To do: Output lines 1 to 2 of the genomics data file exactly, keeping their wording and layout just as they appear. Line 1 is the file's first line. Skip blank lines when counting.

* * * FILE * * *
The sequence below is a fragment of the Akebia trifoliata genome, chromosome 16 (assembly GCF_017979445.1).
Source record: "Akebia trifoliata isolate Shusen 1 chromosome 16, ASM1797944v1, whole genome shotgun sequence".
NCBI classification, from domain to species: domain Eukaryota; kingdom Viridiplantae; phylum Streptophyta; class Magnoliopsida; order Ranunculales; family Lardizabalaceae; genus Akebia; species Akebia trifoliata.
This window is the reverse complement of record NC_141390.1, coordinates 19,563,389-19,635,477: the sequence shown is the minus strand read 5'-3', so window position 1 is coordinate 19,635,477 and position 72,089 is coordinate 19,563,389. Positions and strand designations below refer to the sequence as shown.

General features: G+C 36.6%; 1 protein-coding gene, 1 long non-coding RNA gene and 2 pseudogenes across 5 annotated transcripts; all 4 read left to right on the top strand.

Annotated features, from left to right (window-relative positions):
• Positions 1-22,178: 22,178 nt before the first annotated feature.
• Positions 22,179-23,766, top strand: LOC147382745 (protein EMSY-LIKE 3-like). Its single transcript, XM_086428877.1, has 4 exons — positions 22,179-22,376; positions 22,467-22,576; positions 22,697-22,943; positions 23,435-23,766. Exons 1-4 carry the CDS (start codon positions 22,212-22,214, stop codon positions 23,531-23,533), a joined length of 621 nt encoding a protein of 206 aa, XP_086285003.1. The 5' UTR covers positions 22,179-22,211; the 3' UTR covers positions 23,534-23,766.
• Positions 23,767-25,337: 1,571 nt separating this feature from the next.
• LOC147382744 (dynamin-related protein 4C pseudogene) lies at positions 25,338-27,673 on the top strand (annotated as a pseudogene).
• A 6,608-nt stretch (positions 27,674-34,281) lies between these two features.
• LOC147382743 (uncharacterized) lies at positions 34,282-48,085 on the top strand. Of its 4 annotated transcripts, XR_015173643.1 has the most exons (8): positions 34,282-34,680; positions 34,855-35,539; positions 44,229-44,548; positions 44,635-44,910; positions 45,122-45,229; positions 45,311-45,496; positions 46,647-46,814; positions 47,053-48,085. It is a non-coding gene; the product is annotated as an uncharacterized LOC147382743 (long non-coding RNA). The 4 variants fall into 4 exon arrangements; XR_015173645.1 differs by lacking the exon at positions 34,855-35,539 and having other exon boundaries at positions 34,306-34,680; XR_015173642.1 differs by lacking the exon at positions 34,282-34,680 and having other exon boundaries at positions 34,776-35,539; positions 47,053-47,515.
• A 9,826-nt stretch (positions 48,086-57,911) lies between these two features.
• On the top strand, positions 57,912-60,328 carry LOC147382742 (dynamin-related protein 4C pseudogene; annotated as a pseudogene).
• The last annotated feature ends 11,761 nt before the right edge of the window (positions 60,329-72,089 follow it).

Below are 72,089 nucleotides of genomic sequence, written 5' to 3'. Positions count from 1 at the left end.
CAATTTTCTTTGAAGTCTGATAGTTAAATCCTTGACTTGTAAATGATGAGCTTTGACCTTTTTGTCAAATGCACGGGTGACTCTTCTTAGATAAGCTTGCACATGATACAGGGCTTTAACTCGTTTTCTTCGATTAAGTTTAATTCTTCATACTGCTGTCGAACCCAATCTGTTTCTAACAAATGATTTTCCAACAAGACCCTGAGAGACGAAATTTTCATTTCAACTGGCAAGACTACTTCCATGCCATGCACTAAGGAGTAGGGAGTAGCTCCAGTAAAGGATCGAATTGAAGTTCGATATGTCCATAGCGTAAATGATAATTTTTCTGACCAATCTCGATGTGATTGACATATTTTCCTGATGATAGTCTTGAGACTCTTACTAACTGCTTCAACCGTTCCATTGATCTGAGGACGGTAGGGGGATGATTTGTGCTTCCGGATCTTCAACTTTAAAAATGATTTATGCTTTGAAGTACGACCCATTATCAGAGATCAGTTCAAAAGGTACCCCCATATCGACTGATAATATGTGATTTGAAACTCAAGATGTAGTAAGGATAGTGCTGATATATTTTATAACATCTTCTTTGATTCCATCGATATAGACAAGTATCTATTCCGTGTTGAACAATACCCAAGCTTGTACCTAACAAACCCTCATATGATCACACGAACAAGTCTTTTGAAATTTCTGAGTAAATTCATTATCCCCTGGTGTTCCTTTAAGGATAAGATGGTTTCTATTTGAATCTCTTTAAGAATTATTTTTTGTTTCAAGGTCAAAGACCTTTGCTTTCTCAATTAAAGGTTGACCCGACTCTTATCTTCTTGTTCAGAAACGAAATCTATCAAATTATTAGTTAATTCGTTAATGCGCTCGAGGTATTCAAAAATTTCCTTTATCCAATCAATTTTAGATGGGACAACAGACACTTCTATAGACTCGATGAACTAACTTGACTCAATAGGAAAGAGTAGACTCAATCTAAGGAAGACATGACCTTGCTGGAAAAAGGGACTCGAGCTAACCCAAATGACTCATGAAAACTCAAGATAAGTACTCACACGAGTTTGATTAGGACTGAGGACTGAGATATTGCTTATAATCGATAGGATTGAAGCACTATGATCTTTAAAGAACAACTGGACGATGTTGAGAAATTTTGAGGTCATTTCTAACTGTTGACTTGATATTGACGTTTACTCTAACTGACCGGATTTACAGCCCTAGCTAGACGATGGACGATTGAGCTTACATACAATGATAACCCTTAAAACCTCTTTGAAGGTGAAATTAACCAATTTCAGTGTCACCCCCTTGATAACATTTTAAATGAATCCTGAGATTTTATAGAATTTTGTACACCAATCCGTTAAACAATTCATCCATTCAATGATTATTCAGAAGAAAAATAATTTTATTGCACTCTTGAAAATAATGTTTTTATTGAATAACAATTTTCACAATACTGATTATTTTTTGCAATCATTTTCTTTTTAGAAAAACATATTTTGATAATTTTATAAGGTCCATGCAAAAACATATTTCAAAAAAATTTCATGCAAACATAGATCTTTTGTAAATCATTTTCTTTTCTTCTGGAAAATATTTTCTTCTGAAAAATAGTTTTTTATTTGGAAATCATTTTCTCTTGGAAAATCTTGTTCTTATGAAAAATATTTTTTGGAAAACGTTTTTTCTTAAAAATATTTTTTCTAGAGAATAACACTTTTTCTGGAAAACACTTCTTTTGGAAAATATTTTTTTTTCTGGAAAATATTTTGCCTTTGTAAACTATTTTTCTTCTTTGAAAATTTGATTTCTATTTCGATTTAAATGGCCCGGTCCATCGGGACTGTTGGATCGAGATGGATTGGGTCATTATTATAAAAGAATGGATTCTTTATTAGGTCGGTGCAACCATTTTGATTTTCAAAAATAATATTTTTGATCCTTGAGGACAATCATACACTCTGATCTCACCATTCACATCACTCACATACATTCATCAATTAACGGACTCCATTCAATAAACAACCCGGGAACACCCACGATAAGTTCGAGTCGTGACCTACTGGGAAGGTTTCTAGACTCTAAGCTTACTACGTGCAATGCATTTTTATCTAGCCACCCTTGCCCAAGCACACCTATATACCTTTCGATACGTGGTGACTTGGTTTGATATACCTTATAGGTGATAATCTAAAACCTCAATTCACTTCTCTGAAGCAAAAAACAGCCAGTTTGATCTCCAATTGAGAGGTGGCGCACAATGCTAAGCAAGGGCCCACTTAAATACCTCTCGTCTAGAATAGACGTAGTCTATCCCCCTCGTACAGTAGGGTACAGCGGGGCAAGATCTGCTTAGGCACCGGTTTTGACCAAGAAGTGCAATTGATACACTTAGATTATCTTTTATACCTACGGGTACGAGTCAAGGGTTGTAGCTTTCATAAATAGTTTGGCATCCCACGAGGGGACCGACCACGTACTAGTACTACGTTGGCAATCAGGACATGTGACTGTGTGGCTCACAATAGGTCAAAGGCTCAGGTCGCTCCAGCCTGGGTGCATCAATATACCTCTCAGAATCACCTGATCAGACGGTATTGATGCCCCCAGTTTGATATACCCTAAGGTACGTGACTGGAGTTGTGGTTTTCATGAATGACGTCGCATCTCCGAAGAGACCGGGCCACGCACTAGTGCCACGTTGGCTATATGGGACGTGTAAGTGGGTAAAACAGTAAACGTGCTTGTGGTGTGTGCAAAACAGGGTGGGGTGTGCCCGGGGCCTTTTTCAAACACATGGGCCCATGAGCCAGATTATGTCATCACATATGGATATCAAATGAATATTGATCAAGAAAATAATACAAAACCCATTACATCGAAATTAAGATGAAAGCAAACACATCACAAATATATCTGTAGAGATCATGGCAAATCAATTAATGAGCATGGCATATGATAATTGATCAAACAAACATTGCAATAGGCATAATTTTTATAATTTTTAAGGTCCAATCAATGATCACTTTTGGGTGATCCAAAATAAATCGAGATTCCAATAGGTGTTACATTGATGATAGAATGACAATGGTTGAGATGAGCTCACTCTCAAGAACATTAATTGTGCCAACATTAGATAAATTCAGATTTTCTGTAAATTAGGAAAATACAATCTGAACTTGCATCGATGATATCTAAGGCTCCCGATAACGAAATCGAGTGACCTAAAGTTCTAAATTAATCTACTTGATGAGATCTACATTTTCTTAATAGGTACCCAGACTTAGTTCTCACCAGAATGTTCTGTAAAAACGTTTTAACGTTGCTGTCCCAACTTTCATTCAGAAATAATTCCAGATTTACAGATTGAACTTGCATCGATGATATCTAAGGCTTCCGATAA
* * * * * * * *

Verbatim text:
The sequence below is a fragment of the Akebia trifoliata genome, chromosome 16 (assembly GCF_017979445.1).
Source record: "Akebia trifoliata isolate Shusen 1 chromosome 16, ASM1797944v1, whole genome shotgun sequence".